IPA conversion and CO2 selectivity on Pt0.6/M and Pt0.6/MMC are illustrated in Fig. 6 and are compared with Pt0.6/Al. The Pt0.6/MMC catalyst showed better activity performance and selectivity into CO2 than the one prepared without MC. This increase in the catalytic performance is related to the higher dispersion of platinum on the mullite by adding MC.
Fig. 6

IPA conversion and CO2 selectivity on Pt0.6/Al, Pt0.6/M, and Pt0.6/MMC

Therefore, the activities of these catalysts can be ranked in the following order:
$${\text{Pt}}0. 6/{\text{Al}} \approx {\text{Pt}}0. 6/{\text{MMC}} > {\text{Pt}}0. 6/{\text{M}}$$

The high dispersion observed on α-Al2O3 can be attributed to a peculiar interaction between the alumina and platinum precursor [21]. It seems that platinum particles were localized on specific area (Aluminum zone) and Pt exhibit better dispersion on aluminum sites than silica sites. This can be due to an interaction between Pt–Al. The weak interaction between silica sites and the platinum were also reported in previous studies by Pesant et al. [21].

To explain these results, during the impregnation process of the supported metal, MC seems to be the dispersing agent leading to the inhibition of the agglomeration of active component, the control of the particle distribution and size as well as the influence of the surface morphology [11, 12, 13]. MC played an important role in increasing the viscosity. Consequently, it inhibited both the redistribution of the Pt particles and the migration of impregnation solutions, during the drying process, towards the support’s external edge. As a consequence, MC is a major contributor to the uniform distribution and high dispersion of the active phase over the support while avoiding the agglomeration of the metal precursor [13].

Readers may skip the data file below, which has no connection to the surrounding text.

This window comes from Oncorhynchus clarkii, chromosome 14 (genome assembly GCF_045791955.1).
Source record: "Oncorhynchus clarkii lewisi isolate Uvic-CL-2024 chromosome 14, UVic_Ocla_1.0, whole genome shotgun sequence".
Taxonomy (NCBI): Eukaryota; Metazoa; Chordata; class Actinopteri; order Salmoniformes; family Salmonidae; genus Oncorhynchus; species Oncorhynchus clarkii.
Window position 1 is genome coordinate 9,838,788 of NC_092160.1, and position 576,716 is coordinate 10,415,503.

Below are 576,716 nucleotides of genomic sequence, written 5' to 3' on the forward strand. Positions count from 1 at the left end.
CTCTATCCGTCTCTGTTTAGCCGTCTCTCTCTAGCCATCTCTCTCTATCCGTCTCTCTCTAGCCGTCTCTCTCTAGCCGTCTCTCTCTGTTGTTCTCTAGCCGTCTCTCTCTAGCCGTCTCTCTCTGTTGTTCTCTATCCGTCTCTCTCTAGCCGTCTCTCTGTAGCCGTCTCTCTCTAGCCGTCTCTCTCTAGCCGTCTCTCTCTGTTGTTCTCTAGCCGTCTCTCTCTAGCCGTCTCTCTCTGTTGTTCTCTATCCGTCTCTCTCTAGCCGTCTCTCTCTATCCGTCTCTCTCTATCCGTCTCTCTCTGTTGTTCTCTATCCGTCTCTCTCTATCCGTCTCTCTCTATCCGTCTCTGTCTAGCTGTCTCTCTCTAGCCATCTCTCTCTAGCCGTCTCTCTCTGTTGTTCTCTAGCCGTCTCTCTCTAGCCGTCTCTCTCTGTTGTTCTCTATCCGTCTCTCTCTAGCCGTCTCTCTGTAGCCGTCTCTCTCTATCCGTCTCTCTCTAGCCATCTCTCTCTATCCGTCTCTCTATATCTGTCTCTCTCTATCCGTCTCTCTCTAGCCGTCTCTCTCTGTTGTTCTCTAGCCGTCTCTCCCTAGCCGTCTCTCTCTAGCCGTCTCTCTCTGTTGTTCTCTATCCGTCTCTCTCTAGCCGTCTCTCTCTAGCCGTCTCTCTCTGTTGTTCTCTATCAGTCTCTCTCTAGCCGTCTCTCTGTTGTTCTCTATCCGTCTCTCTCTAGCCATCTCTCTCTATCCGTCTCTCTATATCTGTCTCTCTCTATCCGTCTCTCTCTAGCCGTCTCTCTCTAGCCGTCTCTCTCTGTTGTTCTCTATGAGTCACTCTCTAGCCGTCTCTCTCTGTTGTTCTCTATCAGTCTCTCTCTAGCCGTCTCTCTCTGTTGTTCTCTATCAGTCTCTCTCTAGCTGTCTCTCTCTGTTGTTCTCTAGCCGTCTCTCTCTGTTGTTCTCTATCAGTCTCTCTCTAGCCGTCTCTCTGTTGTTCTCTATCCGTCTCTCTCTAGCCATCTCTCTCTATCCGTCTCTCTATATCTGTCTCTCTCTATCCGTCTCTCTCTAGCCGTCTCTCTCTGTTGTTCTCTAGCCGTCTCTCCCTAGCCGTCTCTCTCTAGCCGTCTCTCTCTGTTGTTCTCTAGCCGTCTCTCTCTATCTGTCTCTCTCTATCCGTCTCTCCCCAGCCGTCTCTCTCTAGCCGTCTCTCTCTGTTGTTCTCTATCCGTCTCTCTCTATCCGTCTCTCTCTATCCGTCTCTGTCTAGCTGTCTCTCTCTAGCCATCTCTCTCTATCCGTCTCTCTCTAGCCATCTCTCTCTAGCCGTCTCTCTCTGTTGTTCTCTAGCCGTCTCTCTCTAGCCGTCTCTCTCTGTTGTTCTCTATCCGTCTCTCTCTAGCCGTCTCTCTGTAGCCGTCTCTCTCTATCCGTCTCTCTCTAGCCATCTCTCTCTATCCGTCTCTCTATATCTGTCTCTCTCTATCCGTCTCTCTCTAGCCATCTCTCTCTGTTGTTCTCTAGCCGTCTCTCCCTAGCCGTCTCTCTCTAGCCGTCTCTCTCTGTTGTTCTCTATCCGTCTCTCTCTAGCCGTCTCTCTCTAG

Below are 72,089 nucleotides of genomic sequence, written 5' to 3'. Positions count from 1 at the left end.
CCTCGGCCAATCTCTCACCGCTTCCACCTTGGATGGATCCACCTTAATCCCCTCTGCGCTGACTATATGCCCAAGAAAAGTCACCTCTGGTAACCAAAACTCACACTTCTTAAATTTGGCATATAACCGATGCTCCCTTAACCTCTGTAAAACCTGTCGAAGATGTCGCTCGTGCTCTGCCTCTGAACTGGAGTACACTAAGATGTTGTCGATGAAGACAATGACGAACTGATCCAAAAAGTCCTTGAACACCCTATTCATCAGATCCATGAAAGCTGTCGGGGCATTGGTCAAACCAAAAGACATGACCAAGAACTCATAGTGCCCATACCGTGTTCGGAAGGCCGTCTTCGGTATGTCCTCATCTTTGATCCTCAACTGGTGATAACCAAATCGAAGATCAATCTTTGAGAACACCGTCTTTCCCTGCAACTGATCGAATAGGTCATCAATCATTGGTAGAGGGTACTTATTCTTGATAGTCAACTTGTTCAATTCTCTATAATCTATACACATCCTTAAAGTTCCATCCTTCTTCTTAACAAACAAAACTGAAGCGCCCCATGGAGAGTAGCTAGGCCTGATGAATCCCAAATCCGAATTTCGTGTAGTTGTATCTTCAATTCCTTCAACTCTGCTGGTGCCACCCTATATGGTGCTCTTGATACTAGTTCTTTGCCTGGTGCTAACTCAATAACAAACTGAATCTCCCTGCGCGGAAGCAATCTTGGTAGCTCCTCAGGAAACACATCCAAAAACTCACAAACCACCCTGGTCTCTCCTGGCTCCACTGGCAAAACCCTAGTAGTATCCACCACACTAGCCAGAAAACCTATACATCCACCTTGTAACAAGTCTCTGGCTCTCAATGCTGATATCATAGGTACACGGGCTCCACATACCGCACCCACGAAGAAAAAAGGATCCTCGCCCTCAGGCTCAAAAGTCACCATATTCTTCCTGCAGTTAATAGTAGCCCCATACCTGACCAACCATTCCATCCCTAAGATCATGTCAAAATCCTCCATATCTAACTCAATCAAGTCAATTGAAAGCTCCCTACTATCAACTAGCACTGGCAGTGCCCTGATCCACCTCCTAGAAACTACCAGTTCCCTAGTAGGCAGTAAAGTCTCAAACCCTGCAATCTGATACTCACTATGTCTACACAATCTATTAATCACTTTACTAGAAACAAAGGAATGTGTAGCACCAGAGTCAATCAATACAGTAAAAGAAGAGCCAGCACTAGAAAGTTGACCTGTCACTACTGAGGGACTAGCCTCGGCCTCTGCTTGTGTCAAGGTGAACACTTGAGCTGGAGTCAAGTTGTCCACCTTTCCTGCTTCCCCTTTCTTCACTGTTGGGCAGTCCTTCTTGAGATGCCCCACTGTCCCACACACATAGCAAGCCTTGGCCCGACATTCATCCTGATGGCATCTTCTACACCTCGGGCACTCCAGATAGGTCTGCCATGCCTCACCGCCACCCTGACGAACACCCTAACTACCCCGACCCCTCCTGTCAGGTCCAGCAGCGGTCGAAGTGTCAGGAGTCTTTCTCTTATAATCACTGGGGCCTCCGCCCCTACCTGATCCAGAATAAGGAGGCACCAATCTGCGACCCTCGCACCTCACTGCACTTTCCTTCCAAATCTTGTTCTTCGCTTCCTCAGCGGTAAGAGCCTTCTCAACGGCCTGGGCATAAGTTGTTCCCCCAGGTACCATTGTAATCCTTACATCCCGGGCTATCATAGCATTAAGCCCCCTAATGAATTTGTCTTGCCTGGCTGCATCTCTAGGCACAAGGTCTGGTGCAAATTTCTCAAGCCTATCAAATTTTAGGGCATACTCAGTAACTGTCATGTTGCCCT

This study demonstrated that methyl cellulose have many attracted research interest and might be used as a great dispersing agent in many applications such as fragrance lamp industries.

4 Conclusion

The oxidation of isopropyl alcohol (IPA) on different catalysts has been studied. Platinum catalysts were deposited on α-Al2O3 and Al6Si2O13. Between the different catalysts, Pt0.6/Al and Pt0.6/MMC showed a much higher IPA conversion and selectivity into CO2 than Pt0.6/M prepared without methyl cellulose (MC). This was attributed to a high dispersion of platinum particles on the supports. This study explains the effect of adding methyl cellulose to the catalyst synthesis method in order to improve the Pt dispersion that leads to a better catalyst performance.



The authors sincerely acknowledge the Claude Bernard University Lyon I (France) for performing the TEM images and the ICP-AES analysis.

Compliance with Ethical Standards

Conflict of interest

The authors declare that they have no conflict of interest.


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Copyright information

© The Tunisian Chemical Society and Springer Nature Switzerland AG 2019

Authors and Affiliations

  • Reine Abbas-Ghaleb
    • 1
    • 2
    Email author
  • Dayan Chlala
    • 1
    • 2
    • 3
  • Jean-Claude Assaf
    • 1
  1. 1.Laboratory of Chemical Engineering, Faculty of EngineeringLebanese UniversityRoumiehLebanon
  2. 2.Platform for Research in NanoSciences and NanoTechnology (PR2 N), Doctoral School for Science and TechnologyLebanese UniversityFanarLebanon
  3. 3.Laboratory of Physical Chemistry of Materials (LCPM)/PR2 N, Faculty of SciencesLebanese University FanarJdeidet El MetnLebanon